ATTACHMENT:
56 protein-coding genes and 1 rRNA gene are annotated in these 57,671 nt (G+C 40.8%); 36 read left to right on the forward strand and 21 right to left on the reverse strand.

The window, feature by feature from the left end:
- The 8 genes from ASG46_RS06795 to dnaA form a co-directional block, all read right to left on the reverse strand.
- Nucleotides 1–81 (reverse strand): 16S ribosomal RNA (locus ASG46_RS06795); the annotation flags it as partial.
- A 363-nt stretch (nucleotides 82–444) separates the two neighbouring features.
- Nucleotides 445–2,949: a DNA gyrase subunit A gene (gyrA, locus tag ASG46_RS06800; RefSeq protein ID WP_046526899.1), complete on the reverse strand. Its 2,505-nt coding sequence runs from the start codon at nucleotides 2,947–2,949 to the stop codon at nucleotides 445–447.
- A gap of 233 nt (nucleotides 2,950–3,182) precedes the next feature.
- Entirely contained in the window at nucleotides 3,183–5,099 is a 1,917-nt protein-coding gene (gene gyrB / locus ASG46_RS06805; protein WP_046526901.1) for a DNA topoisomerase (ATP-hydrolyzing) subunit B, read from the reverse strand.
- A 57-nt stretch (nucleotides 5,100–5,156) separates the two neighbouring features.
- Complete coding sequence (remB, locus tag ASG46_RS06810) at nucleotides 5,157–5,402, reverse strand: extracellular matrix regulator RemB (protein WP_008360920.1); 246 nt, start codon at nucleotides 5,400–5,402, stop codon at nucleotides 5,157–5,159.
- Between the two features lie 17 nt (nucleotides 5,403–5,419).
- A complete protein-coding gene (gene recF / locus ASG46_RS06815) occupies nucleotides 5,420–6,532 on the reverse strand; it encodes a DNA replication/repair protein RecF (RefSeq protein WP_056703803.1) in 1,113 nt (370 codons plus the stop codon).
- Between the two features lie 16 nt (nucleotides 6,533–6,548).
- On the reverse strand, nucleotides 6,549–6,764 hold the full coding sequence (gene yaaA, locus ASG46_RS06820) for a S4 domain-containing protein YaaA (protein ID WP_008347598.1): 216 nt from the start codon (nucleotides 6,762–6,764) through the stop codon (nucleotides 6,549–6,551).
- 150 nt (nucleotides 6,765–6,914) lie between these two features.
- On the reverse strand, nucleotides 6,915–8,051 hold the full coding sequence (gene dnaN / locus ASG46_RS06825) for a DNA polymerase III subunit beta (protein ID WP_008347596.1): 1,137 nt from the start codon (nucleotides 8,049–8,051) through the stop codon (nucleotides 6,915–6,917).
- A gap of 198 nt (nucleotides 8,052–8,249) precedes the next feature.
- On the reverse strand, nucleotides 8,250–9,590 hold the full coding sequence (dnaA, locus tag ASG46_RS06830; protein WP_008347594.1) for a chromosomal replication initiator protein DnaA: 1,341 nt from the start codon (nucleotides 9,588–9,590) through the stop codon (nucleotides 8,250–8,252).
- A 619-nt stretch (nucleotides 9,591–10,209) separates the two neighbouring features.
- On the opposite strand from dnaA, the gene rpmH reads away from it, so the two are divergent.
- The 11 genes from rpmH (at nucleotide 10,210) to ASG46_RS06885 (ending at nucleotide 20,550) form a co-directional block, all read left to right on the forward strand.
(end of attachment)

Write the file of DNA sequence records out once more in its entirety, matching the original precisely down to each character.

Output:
56 protein-coding genes and 1 rRNA gene are annotated in these 57,671 nt (G+C 40.8%); 36 read left to right on the forward strand and 21 right to left on the reverse strand.

The window, feature by feature from the left end:
- The 8 genes from ASG46_RS06795 to dnaA form a co-directional block, all read right to left on the reverse strand.
- Nucleotides 1–81 (reverse strand): 16S ribosomal RNA (locus ASG46_RS06795); the annotation flags it as partial.
- A 363-nt stretch (nucleotides 82–444) separates the two neighbouring features.
- Nucleotides 445–2,949: a DNA gyrase subunit A gene (gyrA, locus tag ASG46_RS06800; RefSeq protein ID WP_046526899.1), complete on the reverse strand. Its 2,505-nt coding sequence runs from the start codon at nucleotides 2,947–2,949 to the stop codon at nucleotides 445–447.
- A gap of 233 nt (nucleotides 2,950–3,182) precedes the next feature.
- Entirely contained in the window at nucleotides 3,183–5,099 is a 1,917-nt protein-coding gene (gene gyrB / locus ASG46_RS06805; protein WP_046526901.1) for a DNA topoisomerase (ATP-hydrolyzing) subunit B, read from the reverse strand.
- A 57-nt stretch (nucleotides 5,100–5,156) separates the two neighbouring features.
- Complete coding sequence (remB, locus tag ASG46_RS06810) at nucleotides 5,157–5,402, reverse strand: extracellular matrix regulator RemB (protein WP_008360920.1); 246 nt, start codon at nucleotides 5,400–5,402, stop codon at nucleotides 5,157–5,159.
- Between the two features lie 17 nt (nucleotides 5,403–5,419).
- A complete protein-coding gene (gene recF / locus ASG46_RS06815) occupies nucleotides 5,420–6,532 on the reverse strand; it encodes a DNA replication/repair protein RecF (RefSeq protein WP_056703803.1) in 1,113 nt (370 codons plus the stop codon).
- Between the two features lie 16 nt (nucleotides 6,533–6,548).
- On the reverse strand, nucleotides 6,549–6,764 hold the full coding sequence (gene yaaA, locus ASG46_RS06820) for a S4 domain-containing protein YaaA (protein ID WP_008347598.1): 216 nt from the start codon (nucleotides 6,762–6,764) through the stop codon (nucleotides 6,549–6,551).
- 150 nt (nucleotides 6,765–6,914) lie between these two features.
- On the reverse strand, nucleotides 6,915–8,051 hold the full coding sequence (gene dnaN / locus ASG46_RS06825) for a DNA polymerase III subunit beta (protein ID WP_008347596.1): 1,137 nt from the start codon (nucleotides 8,049–8,051) through the stop codon (nucleotides 6,915–6,917).
- A gap of 198 nt (nucleotides 8,052–8,249) precedes the next feature.
- On the reverse strand, nucleotides 8,250–9,590 hold the full coding sequence (dnaA, locus tag ASG46_RS06830; protein WP_008347594.1) for a chromosomal replication initiator protein DnaA: 1,341 nt from the start codon (nucleotides 9,588–9,590) through the stop codon (nucleotides 8,250–8,252).
- A 619-nt stretch (nucleotides 9,591–10,209) separates the two neighbouring features.
- On the opposite strand from dnaA, the gene rpmH reads away from it, so the two are divergent.
- The 11 genes from rpmH (at nucleotide 10,210) to ASG46_RS06885 (ending at nucleotide 20,550) form a co-directional block, all read left to right on the forward strand.